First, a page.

JOHNNY GUNMAN. Will Kohler Productions, 1957. Martin E. Brooks, Ann Donaldson, Johnny Seven, Woodrow Parfrey, and Carrie Radisson. Written & directed by Art Ford.

   Well… it’s different.

   An independent effort from 1957, Johnny Gunman unfolds a tale of gang war over a single night, and with that premise and the title I was expecting some action. Maybe a lot of action. But this is quite literally all talk.

   The story? Johnny G, aspiring Gang Boss (Martin E. Brooks) meets failed writer (Ann Donaldson) and they kill time till his confrontation with a rival aspiring gang boss.

   When I say they kill time, I mean they talk it to death. All allocution. Nothing but natter in the absence of action. Conversation commences and gab goes on, declamation and discourse dominate the drama, challenged by chatter, overcome by oration. It got to the point where I was staring in disbelief at a film that made Andy Warhol’s Empire look like Kill Bill.

   If I were guessing, I’d say this was written with an eye toward Playhouse 90 or some such, influenced by Gore Vidal’s Billy the Kid, with the intention of injecting Significance into a genre piece. Somehow it ended up as the B&W equivalent of Creation of the Humanoids: an arty, low-budget sub-basement film, probably destined for the bottom of a triple-bill or maybe as filler in a burlesque show.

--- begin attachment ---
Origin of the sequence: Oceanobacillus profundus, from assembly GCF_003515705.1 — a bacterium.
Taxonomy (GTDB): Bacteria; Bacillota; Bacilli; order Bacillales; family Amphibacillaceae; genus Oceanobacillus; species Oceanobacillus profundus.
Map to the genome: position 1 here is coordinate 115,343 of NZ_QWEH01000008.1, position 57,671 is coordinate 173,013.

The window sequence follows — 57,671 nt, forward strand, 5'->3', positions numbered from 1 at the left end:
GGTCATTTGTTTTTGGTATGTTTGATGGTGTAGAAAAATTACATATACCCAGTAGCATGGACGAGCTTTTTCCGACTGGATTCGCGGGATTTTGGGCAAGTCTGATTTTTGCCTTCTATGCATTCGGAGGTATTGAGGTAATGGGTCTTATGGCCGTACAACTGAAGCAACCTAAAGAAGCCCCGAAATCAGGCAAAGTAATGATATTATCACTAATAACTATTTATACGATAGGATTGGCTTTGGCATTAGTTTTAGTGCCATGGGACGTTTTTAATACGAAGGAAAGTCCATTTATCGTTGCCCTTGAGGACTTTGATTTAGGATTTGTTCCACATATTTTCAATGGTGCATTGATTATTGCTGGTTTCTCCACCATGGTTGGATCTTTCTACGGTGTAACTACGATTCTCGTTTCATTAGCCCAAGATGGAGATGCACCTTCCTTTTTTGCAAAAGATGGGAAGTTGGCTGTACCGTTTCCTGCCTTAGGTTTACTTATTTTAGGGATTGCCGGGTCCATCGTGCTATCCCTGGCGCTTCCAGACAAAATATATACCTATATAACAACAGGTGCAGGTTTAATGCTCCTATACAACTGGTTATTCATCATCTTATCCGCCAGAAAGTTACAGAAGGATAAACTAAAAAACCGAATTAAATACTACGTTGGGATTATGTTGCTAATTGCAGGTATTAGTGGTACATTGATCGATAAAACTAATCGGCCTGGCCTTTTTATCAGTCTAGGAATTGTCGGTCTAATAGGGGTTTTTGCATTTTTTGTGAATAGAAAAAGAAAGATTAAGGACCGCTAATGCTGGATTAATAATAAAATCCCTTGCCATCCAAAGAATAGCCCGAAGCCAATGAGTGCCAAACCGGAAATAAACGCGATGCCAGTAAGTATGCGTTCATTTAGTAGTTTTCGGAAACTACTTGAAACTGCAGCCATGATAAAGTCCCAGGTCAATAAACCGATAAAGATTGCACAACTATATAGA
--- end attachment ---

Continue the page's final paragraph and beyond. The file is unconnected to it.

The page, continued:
That’s a pity, because there are glimmers of talent here. The acting is generally good, if a bit intense, the camera work threadbare but inventive, and the script…..

   Well, there are moments where all that talk is almost believable. Unfortunately those moments are buried in an avalanche of other moments where I just wished they’d shut up and shoot somebody.

   Maybe words are like any other commodity: when there aren’t many, they seem very special, but when they glut the market, they lose their value. Whatever the case, Johnny Gunman strives to sound important, but finally achieves only self-importance. And that ain’t even close.